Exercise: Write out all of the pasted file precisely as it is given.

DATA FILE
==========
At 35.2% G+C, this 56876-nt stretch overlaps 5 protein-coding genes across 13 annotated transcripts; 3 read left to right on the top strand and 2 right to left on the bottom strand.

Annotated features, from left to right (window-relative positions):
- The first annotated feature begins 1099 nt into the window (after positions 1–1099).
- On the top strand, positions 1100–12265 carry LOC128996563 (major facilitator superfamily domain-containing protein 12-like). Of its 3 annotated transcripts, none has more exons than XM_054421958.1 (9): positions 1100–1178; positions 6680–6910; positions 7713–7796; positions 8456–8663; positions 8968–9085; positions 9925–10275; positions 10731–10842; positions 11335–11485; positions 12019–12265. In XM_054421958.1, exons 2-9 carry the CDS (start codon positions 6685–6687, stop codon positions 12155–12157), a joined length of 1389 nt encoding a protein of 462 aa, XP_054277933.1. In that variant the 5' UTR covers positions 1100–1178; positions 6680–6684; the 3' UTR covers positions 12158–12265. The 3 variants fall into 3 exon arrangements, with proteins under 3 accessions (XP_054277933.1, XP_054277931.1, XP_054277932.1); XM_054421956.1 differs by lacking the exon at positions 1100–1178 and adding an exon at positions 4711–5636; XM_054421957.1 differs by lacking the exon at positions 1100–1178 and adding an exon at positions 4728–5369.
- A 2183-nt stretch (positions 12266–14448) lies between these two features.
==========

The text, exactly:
At 35.2% G+C, this 56876-nt stretch overlaps 5 protein-coding genes across 13 annotated transcripts; 3 read left to right on the top strand and 2 right to left on the bottom strand.

Annotated features, from left to right (window-relative positions):
- The first annotated feature begins 1099 nt into the window (after positions 1–1099).
- On the top strand, positions 1100–12265 carry LOC128996563 (major facilitator superfamily domain-containing protein 12-like). Of its 3 annotated transcripts, none has more exons than XM_054421958.1 (9): positions 1100–1178; positions 6680–6910; positions 7713–7796; positions 8456–8663; positions 8968–9085; positions 9925–10275; positions 10731–10842; positions 11335–11485; positions 12019–12265. In XM_054421958.1, exons 2-9 carry the CDS (start codon positions 6685–6687, stop codon positions 12155–12157), a joined length of 1389 nt encoding a protein of 462 aa, XP_054277933.1. In that variant the 5' UTR covers positions 1100–1178; positions 6680–6684; the 3' UTR covers positions 12158–12265. The 3 variants fall into 3 exon arrangements, with proteins under 3 accessions (XP_054277933.1, XP_054277931.1, XP_054277932.1); XM_054421956.1 differs by lacking the exon at positions 1100–1178 and adding an exon at positions 4711–5636; XM_054421957.1 differs by lacking the exon at positions 1100–1178 and adding an exon at positions 4728–5369.
- A 2183-nt stretch (positions 12266–14448) lies between these two features.